By
Jansing & Co.
updated 5/23/2013 12:20:42 PM ET 2013-05-23T16:20:42

In the third case of sexual misconduct in the military in the past couple of months Army Sgt. Michael McClendon is accused of planting a hidden camera in the showers and locker rooms at West Point to record female cadets.

In the third case of sexual misconduct in the military in the past couple of months Army Sgt. Michael McClendon is accused of planting a hidden camera in the showers and locker rooms at West Point to record female cadets. Pentagon officials have relieved him of his duties and transferred him to Fort Drum, an army base in northern New York.

McClendon’s suspension follows two cases of other men in charge of sexual assault prevention in the military being accused of assaults themselves.

“Obviously he’s an idiot,” said Colonel Jack Jacobs, a Medal of Honor recipient and West Point instructor,  on Jansing & Co. Thursday.

Jacobs said there are a number of factors that can contribute to alleged cases like this one, including: lack of supervision, a lack of command emphasis, and complacency.

“I think when you have these cases over and over again and there’s no response and there’s no accountability for these kinds of rapes and crimes it allows the culture to continue,” Senator Kirsten Gillibrand said on NBC’s Today Thursday.

Former Army Specialist BriGette McCoy, who was raped while she was in the service and testified before Congress, talked openly about sexual assault in the military.

“I think this culture has been ongoing for a while and what’s happening now is just that we’re starting to see actually what’s going on,” McCoy said on Jansing & Co.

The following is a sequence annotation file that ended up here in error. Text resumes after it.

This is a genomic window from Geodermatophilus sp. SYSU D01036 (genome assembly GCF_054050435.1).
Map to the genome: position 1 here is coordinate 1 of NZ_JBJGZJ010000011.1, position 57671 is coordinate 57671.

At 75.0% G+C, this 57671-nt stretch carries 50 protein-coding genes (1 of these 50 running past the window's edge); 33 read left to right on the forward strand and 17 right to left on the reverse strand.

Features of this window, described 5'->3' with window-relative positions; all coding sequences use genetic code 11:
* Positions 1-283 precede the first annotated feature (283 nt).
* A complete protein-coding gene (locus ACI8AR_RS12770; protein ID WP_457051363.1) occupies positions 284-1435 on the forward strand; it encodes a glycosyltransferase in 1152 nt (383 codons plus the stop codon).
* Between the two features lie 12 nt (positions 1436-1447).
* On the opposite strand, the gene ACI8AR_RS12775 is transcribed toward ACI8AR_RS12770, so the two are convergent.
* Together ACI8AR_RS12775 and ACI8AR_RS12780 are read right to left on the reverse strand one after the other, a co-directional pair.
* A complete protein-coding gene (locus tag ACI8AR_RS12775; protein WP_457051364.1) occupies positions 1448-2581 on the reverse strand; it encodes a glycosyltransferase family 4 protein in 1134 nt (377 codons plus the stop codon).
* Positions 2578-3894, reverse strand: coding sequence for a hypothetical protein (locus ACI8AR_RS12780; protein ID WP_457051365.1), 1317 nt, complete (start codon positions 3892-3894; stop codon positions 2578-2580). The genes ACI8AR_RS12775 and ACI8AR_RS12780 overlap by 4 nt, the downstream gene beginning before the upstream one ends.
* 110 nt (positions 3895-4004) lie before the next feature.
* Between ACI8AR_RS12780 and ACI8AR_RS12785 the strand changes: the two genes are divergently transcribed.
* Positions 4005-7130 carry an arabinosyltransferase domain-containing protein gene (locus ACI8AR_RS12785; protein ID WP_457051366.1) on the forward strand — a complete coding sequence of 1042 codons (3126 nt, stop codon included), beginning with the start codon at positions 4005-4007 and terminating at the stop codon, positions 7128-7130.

Video: Do we need to change the culture in the military?

  1. Closed captioning of: Do we need to change the culture in the military?

    >> it's the third case of section assume misconduct in the army in the last couple of months. planting hidden cameras at west point to film female cadets. it follows two cases of men accused of assaults themselves. lawmakers just introduced two bipartisan bills to deal with the problem.

    >> a lot of bills have been introduced. they are not all the same. we are all growing the same direction.

    >> will it change the culture if they allow this to happen? also an instructor at west point, a former army specialist, who testified before congress about her rate while serving in the military. good morning to both of you.

    >> good morning.

    >> let me start with what happened at west point. we're talking about a decorated combat veteran with a bronze star in iraq accused of taping at least a dozen women.

    >> as stockbrokers will tell you, past returns are no predictor of future performance and no matter how hard you try, once in a while a bad apple will get through and there's no accounting for stupidity. obviously he's an idiot. that's all i can say.

    >> how does something like this happen?

    >> a lack of supervision, a lack of command emphasis. sometimes you get really complacent. it doesn't matter how much. the chain of command pounds on the table.